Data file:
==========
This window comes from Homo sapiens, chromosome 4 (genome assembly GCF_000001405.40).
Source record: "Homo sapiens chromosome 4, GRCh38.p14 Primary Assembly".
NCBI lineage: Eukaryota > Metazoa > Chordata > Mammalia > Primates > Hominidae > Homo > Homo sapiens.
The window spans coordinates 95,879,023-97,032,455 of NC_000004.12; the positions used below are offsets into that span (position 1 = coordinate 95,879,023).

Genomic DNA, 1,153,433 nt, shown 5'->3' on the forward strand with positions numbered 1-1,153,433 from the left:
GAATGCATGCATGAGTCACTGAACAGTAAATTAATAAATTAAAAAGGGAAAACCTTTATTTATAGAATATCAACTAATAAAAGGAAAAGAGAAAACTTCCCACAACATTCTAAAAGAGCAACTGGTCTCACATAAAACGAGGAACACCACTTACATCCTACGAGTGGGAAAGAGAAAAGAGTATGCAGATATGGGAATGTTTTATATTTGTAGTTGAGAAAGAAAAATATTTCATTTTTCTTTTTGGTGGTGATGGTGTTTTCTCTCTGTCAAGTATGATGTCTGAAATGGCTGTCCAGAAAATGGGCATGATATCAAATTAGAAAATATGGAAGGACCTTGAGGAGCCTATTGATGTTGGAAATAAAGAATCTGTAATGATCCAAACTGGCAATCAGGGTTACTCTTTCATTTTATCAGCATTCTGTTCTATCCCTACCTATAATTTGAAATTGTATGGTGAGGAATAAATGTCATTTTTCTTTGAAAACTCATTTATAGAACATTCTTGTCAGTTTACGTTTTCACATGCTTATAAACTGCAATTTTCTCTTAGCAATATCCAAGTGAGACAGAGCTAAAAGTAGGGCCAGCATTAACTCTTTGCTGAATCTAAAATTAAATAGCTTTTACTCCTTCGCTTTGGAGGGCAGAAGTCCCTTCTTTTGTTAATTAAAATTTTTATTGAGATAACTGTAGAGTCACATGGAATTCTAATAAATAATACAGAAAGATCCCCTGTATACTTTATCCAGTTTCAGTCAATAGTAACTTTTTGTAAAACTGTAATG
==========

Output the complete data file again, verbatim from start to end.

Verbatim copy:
This window comes from Homo sapiens, chromosome 4 (genome assembly GCF_000001405.40).
Source record: "Homo sapiens chromosome 4, GRCh38.p14 Primary Assembly".
NCBI lineage: Eukaryota > Metazoa > Chordata > Mammalia > Primates > Hominidae > Homo > Homo sapiens.
The window spans coordinates 95,879,023-97,032,455 of NC_000004.12; the positions used below are offsets into that span (position 1 = coordinate 95,879,023).

Genomic DNA, 1,153,433 nt, shown 5'->3' on the forward strand with positions numbered 1-1,153,433 from the left:
GAATGCATGCATGAGTCACTGAACAGTAAATTAATAAATTAAAAAGGGAAAACCTTTATTTATAGAATATCAACTAATAAAAGGAAAAGAGAAAACTTCCCACAACATTCTAAAAGAGCAACTGGTCTCACATAAAACGAGGAACACCACTTACATCCTACGAGTGGGAAAGAGAAAAGAGTATGCAGATATGGGAATGTTTTATATTTGTAGTTGAGAAAGAAAAATATTTCATTTTTCTTTTTGGTGGTGATGGTGTTTTCTCTCTGTCAAGTATGATGTCTGAAATGGCTGTCCAGAAAATGGGCATGATATCAAATTAGAAAATATGGAAGGACCTTGAGGAGCCTATTGATGTTGGAAATAAAGAATCTGTAATGATCCAAACTGGCAATCAGGGTTACTCTTTCATTTTATCAGCATTCTGTTCTATCCCTACCTATAATTTGAAATTGTATGGTGAGGAATAAATGTCATTTTTCTTTGAAAACTCATTTATAGAACATTCTTGTCAGTTTACGTTTTCACATGCTTATAAACTGCAATTTTCTCTTAGCAATATCCAAGTGAGACAGAGCTAAAAGTAGGGCCAGCATTAACTCTTTGCTGAATCTAAAATTAAATAGCTTTTACTCCTTCGCTTTGGAGGGCAGAAGTCCCTTCTTTTGTTAATTAAAATTTTTATTGAGATAACTGTAGAGTCACATGGAATTCTAATAAATAATACAGAAAGATCCCCTGTATACTTTATCCAGTTTCAGTCAATAGTAACTTTTTGTAAAACTGTAATG